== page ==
Purdue Pharma — the maker of OxyContin — finally filed for Chapter 11 bankruptcy in September 2019. At the end of October 2020, Purdue Pharma agreed to plead guilty to three federal criminal charges relating to its role in the opioid crisis, including violating a federal anti-kickback law, conspiracy to defraud the U.S. government and violating the Food, Drug and Cosmetic Act.
To settle the charges, Purdue is supposed to pay $8.3 billion in fines, forfeiture of past profits and civil liability payments.
However, the company doesn’t have enough cash to cover the payments so, instead, Purdue Pharma will be dissolved, and its assets used to erect a “public benefit company,” in other words, a government-owned and controlled drug company.
“The estimated financial cost of opioid addiction and death in the U.S. was $504 billion in 2015. In addition to health care costs, criminal justice costs and lost productivity due to addiction or incarceration, this figure also takes into account projected lost earnings and the value of statistical life for people who died prematurely.”
This new company will reportedly be controlled by a trust that will “balance the trust’s interests against those of the American public and public health.”15 Future earnings from this public benefit company will be used to pay off the $8.3 billion penalty, which in turn is supposed to be used to combat the opioid crisis.
This is a remarkable development, and one wonders just how functional this setup is going to be. In essence, the government will now be in the business of making and selling opioids, the profits from which will then be used to combat opioid addiction. It seems like a circular and rather illogical setup. According to CNN:
“Deputy Attorney General Jeffrey Rosen, who announced the settlement, defended the plans for the new company to continue to sell that drug, saying there are legitimate uses for painkillers such as OxyContin.”
Sackler Family Walk Away Scot-Free, Again
The Sackler family, meanwhile, have reached a separate settlement in which they will pay $225 million in civil liability for causing false claims about OxyContin to be made to Medicare and other government health care programs.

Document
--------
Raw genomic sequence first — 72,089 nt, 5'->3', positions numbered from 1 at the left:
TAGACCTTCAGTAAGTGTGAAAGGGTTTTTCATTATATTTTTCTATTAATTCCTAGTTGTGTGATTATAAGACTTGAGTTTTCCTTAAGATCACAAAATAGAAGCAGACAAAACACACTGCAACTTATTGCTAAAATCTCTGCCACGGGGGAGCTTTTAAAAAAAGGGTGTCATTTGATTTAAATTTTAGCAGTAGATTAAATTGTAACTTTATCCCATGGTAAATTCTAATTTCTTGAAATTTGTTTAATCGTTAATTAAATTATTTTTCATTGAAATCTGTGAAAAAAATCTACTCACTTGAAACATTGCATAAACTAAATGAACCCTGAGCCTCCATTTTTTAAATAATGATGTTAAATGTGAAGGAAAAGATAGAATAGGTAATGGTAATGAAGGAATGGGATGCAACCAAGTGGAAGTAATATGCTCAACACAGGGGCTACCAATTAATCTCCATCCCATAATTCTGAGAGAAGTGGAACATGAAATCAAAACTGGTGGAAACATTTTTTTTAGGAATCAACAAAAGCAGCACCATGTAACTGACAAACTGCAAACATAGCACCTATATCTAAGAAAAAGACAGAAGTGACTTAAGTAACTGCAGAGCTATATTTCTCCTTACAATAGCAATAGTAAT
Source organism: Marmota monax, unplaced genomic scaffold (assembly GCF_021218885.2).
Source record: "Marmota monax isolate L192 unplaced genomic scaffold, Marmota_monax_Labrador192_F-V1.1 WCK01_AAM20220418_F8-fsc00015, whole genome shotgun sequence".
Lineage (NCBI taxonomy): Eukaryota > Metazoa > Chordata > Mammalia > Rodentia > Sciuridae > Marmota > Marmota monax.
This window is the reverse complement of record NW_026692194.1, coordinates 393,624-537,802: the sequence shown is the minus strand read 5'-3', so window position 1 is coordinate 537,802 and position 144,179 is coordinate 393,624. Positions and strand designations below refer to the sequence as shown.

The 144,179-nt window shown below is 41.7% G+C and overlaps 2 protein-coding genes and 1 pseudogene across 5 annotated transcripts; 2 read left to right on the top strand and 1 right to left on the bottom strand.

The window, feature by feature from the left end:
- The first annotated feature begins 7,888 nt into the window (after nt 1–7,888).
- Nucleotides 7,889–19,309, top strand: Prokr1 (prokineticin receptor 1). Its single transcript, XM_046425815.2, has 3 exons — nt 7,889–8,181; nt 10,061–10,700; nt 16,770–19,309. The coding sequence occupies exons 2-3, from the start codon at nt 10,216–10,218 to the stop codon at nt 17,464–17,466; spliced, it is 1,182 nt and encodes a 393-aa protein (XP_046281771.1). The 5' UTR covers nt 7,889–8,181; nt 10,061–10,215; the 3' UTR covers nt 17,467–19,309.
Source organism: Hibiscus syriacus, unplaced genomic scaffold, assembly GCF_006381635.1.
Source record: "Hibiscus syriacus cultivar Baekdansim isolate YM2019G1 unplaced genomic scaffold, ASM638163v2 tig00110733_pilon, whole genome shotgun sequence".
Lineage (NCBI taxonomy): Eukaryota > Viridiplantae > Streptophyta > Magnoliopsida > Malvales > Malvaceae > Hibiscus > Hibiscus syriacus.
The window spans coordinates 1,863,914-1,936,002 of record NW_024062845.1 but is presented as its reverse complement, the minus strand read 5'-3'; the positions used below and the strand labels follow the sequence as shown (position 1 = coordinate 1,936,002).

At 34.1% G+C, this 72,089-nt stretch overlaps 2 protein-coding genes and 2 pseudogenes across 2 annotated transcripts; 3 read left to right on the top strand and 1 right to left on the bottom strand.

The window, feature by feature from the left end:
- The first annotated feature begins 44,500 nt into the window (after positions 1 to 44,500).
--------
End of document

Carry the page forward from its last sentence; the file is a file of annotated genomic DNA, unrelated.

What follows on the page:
While the agreement does not release the Sacklers from potential criminal liability, it seems the family will walk away scot-free. And, considering they already transferred some $10 billion into their family trusts, the $225 million fine is a very small fraction, so they won’t end up wanting financially either.
Proving they have no remorse, Sackler family members, in a recent statement, shifted blame for the company’s illegal activities on its managers, saying they “relied on management assertions the company acted lawfully.” This, even though several Sackler family members sat on the company board and were intimately familiar with the company’s marketing strategy.
It’s unclear whether this DOJ agreement affects or includes the Sacklers’ other opioid company, Rhodes Pharmaceuticals. If not, it falls short in that respect too, since they would then be able to continue their opioid business. Between 2009 and 2016, Rhodes’ market share of opioid sales actually exceeded that of Purdue itself.
Aside from Purdue and Rhodes, the Sacklers have also profited from Napp Pharmaceuticals, a Cambridge-based drug company that manufactures — you guessed it — opioids. In 2018, seven family members resigned from their directors’ posts at Napp following a string of bad publicity relating to alleged tax evasion schemes.
Mortimer Sackler, since deceased, was found to have avoided paying income tax, capital gains tax and inheritance taxes in the U.K. by falsely claiming non-domiciled status. The family was also accused of using a Bermuda-based company to avoid paying corporate taxes for Napp Pharmaceuticals.